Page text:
Archive for the 'Success Stories' Category
We are pleased to introduce Debra O’Lena as Administrative Assistant to CJ Jenkins. She will join us mid-June and provide office support for property acquisition and sales. Debra is a long time resident of Nevada County where she and her husband of 25 years raised their 3 children. Debra’s interests include clay sculpture, walking, and real estate investment.
CJ says, “I look forward to seeing what Debra brings to the team. Having a full-time assistant allows me to focus on what’s really important – my customers.”
“It is difficult, but not impossible, to conduct strictly honest business.”
We are delighted to announce that Deanne Gutierrez has joined the Jenkins Team as our new partner. Deanne brings to us, and to our clients, a high-energy, can-do attitude along with years of real estate experience. She is personable and a positive thinker, complementing our team with her warmth and charm, while also adding up-to-date technology skills. We are honored to have her in our family. Welcome Deanne Gutierrez!
When a bank-owned home comes up for auction there will be a minimum opening bid. Nobody knows what that minimum bid is until the property is placed “on the block.” There will be a period of time, usually a couple of weeks, for bidding. Often, the bidding is transparent. That means you know what the other bids are.
We’ve been to this rodeo before, and here’s what we like to do:
(1) We place one bid very early in the process at the minimum increment allowed. This lets us continue reading…
Matt walked into my office at Lake of the Pines and said:
“I want a realtor who will write as many low ball offers as it takes for me to get a house.”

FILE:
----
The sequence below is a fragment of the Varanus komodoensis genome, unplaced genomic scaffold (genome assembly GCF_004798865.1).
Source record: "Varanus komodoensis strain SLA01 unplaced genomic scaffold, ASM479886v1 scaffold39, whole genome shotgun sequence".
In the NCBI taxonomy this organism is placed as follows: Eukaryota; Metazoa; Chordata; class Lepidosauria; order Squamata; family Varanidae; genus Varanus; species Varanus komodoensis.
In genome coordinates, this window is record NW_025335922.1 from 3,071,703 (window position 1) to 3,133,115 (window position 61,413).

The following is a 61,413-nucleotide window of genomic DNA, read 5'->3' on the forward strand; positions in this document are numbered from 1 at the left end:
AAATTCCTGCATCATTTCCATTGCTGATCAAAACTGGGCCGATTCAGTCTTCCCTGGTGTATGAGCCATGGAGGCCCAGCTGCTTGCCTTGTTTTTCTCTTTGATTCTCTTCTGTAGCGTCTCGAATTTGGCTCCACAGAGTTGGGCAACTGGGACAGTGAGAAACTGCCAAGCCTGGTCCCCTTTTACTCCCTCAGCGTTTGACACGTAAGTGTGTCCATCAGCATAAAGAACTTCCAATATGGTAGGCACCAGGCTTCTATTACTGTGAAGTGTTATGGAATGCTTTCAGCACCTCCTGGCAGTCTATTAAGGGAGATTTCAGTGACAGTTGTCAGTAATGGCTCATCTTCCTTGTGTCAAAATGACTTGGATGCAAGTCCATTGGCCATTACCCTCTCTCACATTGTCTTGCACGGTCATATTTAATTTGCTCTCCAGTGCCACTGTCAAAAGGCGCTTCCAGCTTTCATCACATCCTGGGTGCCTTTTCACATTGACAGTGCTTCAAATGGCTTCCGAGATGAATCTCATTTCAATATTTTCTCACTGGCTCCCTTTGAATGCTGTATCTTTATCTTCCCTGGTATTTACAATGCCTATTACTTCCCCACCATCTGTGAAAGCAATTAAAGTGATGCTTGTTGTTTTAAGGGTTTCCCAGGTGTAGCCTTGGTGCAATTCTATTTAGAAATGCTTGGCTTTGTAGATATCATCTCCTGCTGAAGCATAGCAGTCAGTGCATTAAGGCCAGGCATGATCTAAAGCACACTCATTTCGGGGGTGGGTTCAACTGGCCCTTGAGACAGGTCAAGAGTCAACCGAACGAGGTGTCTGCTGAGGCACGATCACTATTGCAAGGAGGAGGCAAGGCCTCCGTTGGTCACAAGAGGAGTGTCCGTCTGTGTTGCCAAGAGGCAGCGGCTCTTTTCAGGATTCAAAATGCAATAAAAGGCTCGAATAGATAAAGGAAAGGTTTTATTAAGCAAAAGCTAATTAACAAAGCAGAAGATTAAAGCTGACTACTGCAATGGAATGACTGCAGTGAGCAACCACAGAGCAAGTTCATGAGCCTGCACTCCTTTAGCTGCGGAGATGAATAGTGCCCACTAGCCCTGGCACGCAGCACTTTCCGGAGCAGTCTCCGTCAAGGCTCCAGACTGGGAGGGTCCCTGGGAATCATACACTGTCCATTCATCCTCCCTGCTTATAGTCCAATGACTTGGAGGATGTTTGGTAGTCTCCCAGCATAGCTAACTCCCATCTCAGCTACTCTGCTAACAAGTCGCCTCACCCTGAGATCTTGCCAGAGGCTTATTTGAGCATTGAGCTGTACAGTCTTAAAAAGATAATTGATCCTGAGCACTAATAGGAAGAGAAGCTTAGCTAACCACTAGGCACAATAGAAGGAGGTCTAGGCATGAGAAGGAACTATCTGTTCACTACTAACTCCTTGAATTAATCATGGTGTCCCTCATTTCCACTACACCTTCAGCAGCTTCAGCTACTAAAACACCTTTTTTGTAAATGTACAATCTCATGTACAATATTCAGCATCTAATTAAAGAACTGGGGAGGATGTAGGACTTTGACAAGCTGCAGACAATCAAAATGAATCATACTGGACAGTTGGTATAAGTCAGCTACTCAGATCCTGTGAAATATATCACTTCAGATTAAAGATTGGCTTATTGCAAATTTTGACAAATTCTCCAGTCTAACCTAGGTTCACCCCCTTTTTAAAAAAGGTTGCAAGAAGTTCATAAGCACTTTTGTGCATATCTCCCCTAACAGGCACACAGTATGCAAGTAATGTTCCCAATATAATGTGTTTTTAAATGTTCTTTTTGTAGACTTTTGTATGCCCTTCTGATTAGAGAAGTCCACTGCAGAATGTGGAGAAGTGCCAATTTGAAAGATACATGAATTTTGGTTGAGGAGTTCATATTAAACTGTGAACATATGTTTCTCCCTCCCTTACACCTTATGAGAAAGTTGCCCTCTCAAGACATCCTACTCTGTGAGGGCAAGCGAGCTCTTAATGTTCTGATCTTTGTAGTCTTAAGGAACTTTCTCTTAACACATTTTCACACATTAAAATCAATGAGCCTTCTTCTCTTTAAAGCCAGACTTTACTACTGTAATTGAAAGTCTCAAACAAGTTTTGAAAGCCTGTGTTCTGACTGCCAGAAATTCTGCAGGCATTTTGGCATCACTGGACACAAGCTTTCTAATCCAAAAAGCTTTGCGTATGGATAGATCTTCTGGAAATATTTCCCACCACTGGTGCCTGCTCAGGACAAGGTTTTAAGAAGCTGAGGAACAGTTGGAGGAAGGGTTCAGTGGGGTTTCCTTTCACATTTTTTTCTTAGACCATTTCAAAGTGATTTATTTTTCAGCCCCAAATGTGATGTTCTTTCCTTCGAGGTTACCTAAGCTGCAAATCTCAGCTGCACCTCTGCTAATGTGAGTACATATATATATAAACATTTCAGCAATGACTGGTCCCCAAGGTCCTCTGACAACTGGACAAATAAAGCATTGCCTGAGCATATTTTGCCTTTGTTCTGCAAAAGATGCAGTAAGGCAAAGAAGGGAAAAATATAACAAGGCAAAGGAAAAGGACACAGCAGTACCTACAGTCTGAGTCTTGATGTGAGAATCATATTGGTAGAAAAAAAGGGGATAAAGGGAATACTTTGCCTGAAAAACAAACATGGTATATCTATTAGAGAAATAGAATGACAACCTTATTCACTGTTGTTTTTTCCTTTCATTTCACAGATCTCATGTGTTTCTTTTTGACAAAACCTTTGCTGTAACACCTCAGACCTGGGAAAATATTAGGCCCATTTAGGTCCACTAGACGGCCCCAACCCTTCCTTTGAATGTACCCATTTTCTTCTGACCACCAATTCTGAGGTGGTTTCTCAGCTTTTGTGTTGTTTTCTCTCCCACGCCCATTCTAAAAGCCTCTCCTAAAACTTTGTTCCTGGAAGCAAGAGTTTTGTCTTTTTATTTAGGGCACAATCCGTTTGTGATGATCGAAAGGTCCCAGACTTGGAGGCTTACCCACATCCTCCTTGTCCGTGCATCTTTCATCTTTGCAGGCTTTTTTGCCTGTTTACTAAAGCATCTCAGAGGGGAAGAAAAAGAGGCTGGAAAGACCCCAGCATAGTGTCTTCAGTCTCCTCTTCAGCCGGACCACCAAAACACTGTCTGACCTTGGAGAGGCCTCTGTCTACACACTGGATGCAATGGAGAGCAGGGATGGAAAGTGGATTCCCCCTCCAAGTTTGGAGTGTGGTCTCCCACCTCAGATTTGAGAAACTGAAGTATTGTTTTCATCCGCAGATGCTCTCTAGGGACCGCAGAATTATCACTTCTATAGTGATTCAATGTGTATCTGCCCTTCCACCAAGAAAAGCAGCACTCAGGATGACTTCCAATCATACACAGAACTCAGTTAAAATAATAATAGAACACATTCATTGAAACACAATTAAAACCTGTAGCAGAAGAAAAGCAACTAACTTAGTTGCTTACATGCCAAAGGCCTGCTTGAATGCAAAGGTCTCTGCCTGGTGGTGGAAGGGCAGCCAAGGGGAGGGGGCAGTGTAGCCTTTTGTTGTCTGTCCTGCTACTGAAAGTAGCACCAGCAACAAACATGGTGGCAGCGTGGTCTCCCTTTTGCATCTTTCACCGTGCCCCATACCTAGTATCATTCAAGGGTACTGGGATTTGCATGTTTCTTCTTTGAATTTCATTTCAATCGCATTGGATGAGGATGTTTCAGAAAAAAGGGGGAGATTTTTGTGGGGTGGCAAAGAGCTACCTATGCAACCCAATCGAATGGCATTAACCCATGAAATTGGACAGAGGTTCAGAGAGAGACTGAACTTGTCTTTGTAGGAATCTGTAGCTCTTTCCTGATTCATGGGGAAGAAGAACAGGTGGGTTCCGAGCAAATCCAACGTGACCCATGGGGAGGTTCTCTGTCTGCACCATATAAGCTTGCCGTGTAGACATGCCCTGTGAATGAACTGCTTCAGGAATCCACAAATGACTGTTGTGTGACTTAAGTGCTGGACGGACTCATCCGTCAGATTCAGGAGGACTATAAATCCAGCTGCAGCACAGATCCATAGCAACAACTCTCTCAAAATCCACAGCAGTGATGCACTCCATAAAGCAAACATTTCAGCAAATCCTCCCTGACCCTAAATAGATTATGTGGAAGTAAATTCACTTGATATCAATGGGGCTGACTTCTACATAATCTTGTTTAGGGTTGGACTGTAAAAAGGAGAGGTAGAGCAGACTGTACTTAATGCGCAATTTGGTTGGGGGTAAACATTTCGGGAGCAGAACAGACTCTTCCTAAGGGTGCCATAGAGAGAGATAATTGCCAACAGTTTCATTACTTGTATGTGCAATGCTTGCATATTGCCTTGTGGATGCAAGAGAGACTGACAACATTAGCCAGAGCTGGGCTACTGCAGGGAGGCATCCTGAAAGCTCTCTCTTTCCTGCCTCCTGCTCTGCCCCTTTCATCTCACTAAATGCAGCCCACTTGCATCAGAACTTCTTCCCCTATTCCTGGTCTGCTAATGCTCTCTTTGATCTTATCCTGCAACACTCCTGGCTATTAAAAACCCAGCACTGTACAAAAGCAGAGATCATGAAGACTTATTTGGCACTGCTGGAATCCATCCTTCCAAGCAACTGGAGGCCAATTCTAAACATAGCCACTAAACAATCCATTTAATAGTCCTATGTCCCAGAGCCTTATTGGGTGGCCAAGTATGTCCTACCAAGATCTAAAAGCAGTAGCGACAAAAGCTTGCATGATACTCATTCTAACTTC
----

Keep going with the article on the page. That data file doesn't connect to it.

“I’m your man. It sounds like you’ve been working with another realtor?”
“Yeah, but I fired her.”
“She wouldn’t listen to me. I told her I only had so much money, that’s all, but she kept showing me houses that cost more than I had.”
“How much do you have?”
“One hundred and thirty thousand dollars. Can you get me a house for that? All I need is a foreclosure at Lake of the Pines that I can fix up for me and my three kids.”
Matt told me that he was a single dad with a job as a groundskeeper at a nearby country club. He had a daughter at Cottage Hill Elementary School, a son at Magnolia Middle, and another daughter at Bear River High. Those three schools are adjacent to Lake of the Pines, so it was easy to see why he wanted to stay in the community where he was currently renting a home.
But, by limiting himself to Lake of the Pines, a gated community with about 2,000 homes, his selection of fixers-for-sale was also limited. Even more problematic, these foreclosures were mostly in the $150,000 to $170,000 price range.
Taking a deep breath, I began to write offers, typically $120,000, sometimes $125,000. Over a two-month period we presented offers on 9 different homes, with an additional half dozen counter offers—when we could get the bank sellers to respond to our first foray.
We both became discouraged, and a little frantic. The only way Matt could make this work financially was to take advantage of a first-time buyer program, and that money was drying up.
Then, a miracle. The bank owner of a unique Tahoe-styled 3 bedroom cabin on a quiet cul-de-sac street at Lake of the Pines ran up the white flag, surrendered and accepted our cobbled-together offer of $135,000 with a $6,000 credit back to the buyer for a total purchase price of $129,000.
This home was a 3 story, gambrel-roofed construction, not typical of the single-story homes preferred at Lakeof the Pines, but it fit Matt and his kids like a well-tailored suit. The top floor had a modest master suite for Matt with a bedroom, his own bathroom, and private balcony overlooking a shady back yard. The main floor had the kitchen, living room, bathroom, deck, and two bedrooms, one each for the two youngest kids. The lower floor had a studio with private bath, and private entrance for the teenage girl.
Last night, I had the great pleasure of giving Matt the keys. Today he, the kids, his brother, and his mom and dad are painting and fixing stuff. Tomorrow I’m going to there replace a window and do some wiring. Monday, they move in to their own home.
Ain’t that a good story!
PLEASE COME TO OUR OPEN HOUSE!
119 Murphy Street
Saturday, June 25th
Please come by to see our old lady,
Born in 1887, reborn in 2011, refurbished and loved up with a face lift.
We hope you can join us!
Bob and CJ Jenkins
(Murphy is a narrow one way street with NO parking. Please park near by and walk a block or two up East Main Street, just past Maria’s Mexican Restaurant, turn on to Murphy. It’s about 50 yards up on the right.)